But now, it’s going to become literally impossible, at least for American Airlines flight attendants who hope to keep working from San Francisco.
That’s because American Airlines announced this week that after more than half a century, it will cease allowing its flight attendants to be based out of the city, a decision that affects about 403 employees according to the flight attendants’ union.
“There are are people that had been based there for 20, 30, even 45 years who are not ready to retire,” Paul Hartshorn, Jr., national communications chair for the Association of Professional Flight Attendants told me Friday. “So imagine: You’re going to have to uproot your life, the life of your family, figure out a new city, or else try to get yourself back and forth from San Francisco to your new city of assignment every week on your own.”
Now, I come here neither to praise American Airlines nor to bury it over this decision. There’s a defensible business reason for the change.
In short, American Airlines tells me it just doesn’t see San Francisco growing as a hub or a destination. (The airline’s full statement is at the end of this article.)
Perhaps that’s not surprising given that San Francisco itself lost 6.7 percent of its population during the first year of the pandemic, compared to 3.8% for New York and 2.8% for Washington, D.C. It’s also the smallest American Airlines flight attendant base.
But, it is disappointing, and the kind of difficult decision — affecting many different types of stakeholders — that will probably resonate with business leaders in many industries.
I’m reminded a classic example: How Warren Buffett spent decades trying to keep unprofitable textile mills running in Massachusetts, simply because they employed so many people.
After 20 years of struggle, he wound them down, telling shareholders that he was willing to keep barely profitable businesses going for the sake of workers, but that it was “inappropriate” to keep running at a loss indefinitely.
“Adam Smith would disagree with my first proposition, and Karl Marx would disagree with my second; the middle ground is the only position that leaves me comfortable,” Buffett wrote at the time.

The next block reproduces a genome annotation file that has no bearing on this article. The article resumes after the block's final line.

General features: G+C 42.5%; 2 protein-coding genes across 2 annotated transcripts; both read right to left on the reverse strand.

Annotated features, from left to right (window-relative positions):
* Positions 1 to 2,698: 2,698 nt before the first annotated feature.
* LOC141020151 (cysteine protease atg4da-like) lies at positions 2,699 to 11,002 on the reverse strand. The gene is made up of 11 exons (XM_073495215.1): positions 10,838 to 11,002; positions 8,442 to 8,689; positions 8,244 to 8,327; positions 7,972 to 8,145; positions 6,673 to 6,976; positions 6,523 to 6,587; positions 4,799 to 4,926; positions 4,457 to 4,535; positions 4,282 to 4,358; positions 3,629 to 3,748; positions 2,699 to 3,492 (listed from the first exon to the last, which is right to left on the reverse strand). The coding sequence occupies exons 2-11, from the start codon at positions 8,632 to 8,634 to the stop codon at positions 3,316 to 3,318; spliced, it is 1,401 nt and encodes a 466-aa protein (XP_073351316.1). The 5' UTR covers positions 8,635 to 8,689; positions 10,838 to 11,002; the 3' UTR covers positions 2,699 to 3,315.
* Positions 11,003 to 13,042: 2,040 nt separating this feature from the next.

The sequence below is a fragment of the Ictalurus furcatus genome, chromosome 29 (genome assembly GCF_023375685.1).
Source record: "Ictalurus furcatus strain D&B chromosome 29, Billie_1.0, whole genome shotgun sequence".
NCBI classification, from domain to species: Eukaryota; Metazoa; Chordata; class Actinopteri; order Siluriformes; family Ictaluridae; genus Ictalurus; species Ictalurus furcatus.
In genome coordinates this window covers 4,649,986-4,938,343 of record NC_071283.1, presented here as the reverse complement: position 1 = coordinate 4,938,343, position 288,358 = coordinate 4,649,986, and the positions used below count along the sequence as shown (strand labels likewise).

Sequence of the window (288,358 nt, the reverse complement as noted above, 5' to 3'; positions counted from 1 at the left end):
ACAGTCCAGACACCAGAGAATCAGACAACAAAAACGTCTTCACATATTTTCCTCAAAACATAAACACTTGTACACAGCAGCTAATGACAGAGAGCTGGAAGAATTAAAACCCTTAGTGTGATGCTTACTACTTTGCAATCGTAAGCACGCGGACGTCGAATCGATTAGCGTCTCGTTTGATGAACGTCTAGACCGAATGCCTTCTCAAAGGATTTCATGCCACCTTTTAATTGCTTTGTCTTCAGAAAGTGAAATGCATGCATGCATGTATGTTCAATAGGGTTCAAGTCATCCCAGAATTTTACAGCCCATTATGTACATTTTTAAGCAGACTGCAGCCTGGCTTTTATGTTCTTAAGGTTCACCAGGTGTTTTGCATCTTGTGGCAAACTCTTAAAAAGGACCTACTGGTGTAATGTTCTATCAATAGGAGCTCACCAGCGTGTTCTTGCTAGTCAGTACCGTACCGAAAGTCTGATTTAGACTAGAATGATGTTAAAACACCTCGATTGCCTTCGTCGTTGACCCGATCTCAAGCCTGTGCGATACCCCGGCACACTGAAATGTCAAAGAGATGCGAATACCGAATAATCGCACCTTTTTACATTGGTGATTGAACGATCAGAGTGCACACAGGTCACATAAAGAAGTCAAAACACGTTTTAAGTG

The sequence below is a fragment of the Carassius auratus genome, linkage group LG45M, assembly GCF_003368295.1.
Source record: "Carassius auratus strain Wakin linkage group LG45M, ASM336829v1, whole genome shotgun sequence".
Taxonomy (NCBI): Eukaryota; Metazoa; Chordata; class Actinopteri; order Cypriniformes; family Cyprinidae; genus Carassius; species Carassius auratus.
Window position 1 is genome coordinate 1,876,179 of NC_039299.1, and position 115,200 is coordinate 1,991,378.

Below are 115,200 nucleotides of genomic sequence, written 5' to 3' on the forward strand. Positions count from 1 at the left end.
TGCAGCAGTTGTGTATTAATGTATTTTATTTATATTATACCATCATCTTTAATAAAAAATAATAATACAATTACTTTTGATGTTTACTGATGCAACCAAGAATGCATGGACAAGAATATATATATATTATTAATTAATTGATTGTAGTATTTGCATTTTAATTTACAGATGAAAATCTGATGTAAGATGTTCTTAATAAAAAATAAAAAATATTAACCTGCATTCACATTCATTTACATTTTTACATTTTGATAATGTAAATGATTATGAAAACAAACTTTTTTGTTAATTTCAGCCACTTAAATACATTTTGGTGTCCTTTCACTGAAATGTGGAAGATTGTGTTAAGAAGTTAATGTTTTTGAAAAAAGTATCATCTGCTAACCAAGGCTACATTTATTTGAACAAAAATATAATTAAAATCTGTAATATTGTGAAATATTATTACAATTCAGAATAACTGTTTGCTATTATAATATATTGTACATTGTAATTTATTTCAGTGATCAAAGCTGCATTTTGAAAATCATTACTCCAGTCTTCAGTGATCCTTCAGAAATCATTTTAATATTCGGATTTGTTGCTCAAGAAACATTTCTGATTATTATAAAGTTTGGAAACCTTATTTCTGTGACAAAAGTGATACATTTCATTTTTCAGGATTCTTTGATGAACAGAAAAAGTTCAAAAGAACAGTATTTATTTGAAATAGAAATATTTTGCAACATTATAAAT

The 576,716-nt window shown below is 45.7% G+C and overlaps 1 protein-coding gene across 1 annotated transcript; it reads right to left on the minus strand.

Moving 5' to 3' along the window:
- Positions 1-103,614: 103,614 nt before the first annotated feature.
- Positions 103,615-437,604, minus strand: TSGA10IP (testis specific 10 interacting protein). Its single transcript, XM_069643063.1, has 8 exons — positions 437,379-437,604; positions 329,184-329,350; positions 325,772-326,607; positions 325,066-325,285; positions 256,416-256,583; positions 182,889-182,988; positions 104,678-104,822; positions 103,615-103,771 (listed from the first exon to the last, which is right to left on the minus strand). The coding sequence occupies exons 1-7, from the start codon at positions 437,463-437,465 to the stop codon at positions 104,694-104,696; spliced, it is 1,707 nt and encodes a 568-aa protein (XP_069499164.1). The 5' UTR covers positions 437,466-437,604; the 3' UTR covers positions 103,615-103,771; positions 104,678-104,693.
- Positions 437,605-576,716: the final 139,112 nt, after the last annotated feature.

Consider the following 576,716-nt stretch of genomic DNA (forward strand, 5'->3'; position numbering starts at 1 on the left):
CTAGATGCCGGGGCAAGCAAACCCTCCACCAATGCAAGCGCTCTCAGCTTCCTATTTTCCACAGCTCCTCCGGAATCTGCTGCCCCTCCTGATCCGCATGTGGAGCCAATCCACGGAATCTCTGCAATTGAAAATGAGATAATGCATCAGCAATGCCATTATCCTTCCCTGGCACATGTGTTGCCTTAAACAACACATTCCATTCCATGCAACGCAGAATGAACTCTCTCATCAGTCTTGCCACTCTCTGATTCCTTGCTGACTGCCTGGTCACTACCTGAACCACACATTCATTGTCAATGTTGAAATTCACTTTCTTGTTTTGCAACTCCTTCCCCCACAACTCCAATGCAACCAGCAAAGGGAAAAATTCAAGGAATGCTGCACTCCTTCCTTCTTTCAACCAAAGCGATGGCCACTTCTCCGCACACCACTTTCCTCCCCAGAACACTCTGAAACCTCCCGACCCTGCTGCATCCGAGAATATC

I think it’s a sobering reminder that the choices you make as a business leader can uproot people’s lives, even when you legitimately find them necessary for your company’s health. It’s also why I say it’s worth watching the airlines almost no matter what industry you’re in.
As I write in my free ebook, Flying Business Class: 12 Rules for Leaders From the U.S. Airlines, the industry is like a never-ending experiment in which the four big players simultaneously confront the same challenges, all while a battalion of analysts, investors, and journalists tries to dissect their every move.
Just remember, as I know you do, that the people’s lives and livelihoods depend on your decisions.
“It’s been a challenging two-and-and-a-half to three years,” Hartshorn told me. “We’re trying to get back to some sense of normalcy, but sequences aren’t the same, duty days are longer, trips are more difficult. It’s definitely not the same job as pre-Covid.”
Here’s the official statement American Airlines about the change:
Over the past few years, American’s network and schedule have evolved based on a number of factors, including our size, shifting customer demand and changes to our fleet.
As we look at the future of our network, we expect that San Francisco will maintain the same level of flying it does today, but there are no plans to grow San Francisco and no future flying prospects based on our current network strategy.
Because of that, we’ve made the difficult decision to close our San Francisco flight attendant base. Importantly, any SFO-based flight attendant who wants one will have a spot at another base.
This isn’t a decision we take lightly and we’re committed to working with the SFO team to ensure a smooth transition to another base if they choose to continue flying.